From Library Journal
In rich detail, Riordan (The Hunting of the Quark, LJ 1/88) and Hoddeson (history, Univ. of Illinois at Urbana-Champaign) unfurl the development of the transistor (whose 50th anniversary will be December 1997) and the lives of its three principal discoverers?John Bardeen, Walter Brattain, and William Shockley. Of course, redoubtable scientific achievement is rarely engendered by a small cadre over just a few years, and one of the salient features of this book is its parallel exposition of the progress of the physics of the electron dating to the late 19th century, led by a host of well-known pioneers?Bohr, Heisenberg, and so many others. Standing on the shoulders of these giants while harvesting the fruits of their own astonishing research, the triumvirate of the transistor created the device that has revolutionized life today, making possible television, computers, and other electronic devices. Crystal Fire strives for the fast-paced feel that the subject deserves but often succumbs to pedestrian and cliche-ridden writing. Overall, however, this is a fine work, rounded out by an extensive bibliography and inexhaustible endnoes. Recommended for general collections.-?Robert C. Ballou, Atlanta
Copyright 1997 Reed Business Information, Inc.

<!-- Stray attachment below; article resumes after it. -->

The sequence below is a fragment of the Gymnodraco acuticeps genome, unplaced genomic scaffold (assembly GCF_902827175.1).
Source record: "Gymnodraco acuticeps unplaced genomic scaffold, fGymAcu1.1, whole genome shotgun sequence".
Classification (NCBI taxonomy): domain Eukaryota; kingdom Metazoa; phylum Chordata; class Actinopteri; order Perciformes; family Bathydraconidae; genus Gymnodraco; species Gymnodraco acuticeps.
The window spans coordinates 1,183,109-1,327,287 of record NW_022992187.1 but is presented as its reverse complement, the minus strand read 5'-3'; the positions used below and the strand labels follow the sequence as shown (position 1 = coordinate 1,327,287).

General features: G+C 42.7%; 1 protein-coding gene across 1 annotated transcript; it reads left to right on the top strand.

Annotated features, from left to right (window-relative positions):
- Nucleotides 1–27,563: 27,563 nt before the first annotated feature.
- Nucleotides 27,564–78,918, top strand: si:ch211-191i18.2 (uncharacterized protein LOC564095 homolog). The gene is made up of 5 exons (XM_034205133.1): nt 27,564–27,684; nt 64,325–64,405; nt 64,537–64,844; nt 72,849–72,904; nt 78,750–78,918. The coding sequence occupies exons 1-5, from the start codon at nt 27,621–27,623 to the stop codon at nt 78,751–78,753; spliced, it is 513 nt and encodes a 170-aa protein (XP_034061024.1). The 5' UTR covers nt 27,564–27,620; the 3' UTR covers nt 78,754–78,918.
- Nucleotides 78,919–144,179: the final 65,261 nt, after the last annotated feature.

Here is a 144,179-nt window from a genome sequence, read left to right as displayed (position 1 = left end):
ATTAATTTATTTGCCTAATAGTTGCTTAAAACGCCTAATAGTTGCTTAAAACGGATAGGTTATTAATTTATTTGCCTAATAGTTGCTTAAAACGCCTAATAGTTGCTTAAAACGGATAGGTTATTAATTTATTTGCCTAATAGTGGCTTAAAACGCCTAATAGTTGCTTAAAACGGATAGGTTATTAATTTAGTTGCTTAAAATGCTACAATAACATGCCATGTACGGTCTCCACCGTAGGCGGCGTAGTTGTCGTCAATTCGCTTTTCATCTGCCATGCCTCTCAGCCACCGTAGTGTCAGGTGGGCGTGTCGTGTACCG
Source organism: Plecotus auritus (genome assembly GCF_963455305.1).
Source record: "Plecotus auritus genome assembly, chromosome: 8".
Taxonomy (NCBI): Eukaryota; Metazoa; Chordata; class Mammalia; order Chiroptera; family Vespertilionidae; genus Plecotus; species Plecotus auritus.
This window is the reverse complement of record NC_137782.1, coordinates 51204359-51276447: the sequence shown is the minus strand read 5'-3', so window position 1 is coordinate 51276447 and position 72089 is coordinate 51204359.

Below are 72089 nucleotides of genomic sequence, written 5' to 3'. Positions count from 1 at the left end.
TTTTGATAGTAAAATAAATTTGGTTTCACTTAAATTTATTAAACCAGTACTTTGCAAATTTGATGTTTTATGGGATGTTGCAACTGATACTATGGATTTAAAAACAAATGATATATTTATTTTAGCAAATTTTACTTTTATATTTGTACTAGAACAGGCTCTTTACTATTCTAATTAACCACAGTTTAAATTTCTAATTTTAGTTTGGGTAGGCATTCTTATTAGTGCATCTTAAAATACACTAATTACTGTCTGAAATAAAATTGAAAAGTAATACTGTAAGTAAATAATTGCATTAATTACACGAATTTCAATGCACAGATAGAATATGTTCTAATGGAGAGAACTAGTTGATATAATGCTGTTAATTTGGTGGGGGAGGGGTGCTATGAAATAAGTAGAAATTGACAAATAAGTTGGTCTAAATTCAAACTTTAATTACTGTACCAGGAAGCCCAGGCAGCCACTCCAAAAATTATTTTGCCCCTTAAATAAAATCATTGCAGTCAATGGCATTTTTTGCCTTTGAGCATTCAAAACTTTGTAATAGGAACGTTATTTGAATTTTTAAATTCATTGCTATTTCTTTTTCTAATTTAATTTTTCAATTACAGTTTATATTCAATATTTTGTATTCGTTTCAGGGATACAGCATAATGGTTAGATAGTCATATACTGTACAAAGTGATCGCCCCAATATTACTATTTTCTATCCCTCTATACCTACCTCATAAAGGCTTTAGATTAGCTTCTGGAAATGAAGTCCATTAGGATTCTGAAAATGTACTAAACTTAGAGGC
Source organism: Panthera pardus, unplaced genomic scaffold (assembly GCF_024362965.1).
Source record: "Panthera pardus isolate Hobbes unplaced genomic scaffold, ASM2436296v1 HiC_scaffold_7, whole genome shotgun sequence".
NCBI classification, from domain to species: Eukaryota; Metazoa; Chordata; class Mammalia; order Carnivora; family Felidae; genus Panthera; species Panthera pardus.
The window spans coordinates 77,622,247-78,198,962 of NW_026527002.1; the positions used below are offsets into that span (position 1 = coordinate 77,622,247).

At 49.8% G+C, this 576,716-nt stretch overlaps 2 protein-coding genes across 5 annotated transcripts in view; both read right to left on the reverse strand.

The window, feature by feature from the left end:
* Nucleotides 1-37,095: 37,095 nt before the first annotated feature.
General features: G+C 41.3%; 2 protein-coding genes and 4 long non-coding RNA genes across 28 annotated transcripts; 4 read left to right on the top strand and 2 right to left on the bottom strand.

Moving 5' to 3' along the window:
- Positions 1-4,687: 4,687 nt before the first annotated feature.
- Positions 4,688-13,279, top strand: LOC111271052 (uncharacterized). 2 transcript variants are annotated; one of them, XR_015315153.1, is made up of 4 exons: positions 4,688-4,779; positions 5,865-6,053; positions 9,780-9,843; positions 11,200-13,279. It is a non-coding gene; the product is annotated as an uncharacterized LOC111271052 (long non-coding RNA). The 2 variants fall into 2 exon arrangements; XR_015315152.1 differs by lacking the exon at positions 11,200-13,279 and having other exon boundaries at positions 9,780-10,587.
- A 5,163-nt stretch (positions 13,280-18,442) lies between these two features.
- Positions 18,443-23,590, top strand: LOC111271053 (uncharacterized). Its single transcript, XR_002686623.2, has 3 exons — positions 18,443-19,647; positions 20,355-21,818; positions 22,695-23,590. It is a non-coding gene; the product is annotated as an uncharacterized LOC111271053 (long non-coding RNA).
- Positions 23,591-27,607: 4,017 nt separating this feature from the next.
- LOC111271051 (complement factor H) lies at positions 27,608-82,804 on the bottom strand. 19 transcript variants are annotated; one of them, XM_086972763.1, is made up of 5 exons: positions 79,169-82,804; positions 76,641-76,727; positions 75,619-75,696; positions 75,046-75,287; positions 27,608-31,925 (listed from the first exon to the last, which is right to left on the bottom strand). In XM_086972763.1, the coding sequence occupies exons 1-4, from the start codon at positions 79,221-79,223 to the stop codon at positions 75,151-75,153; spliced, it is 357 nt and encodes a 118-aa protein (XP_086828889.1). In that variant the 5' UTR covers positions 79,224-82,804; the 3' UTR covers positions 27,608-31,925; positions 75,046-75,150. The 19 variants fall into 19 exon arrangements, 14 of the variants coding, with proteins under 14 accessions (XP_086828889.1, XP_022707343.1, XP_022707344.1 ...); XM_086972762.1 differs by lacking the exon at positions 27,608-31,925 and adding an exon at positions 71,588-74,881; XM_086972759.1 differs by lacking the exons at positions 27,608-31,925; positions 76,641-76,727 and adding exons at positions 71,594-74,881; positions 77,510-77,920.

The solid-state amplifier, whose coinage as "transistor" is one of many intriguing stories the authors include in this history of the device's invention, merits comparison to the wheel, if only by the criterion that every person relies on both every day. The mother of invention was the vacuum tube, bulky, electricity hungry, and breakable, and physicists at Bell Labs furrowed their brows to come up with something more reliable. The solution involved the interaction between electric fields and solid materials of varying electrical conductivity, in which lies the engaging tale involving serendipity, professional competition, and theoretical breakthroughs culminating in the moment of Eureka in late 1947. The three principals who received the Nobel Prize for the transistor were not the best-oiled machine in history, and their biographies, which the authors intertwine with the technical developments, demonstrate the action of scientific ambition and hope for future riches in the creation of revolutionary inventions. The authorial team, a physicist and a historian, combine their strengths to present an accessible work worth most libraries' attention. Gilbert Taylor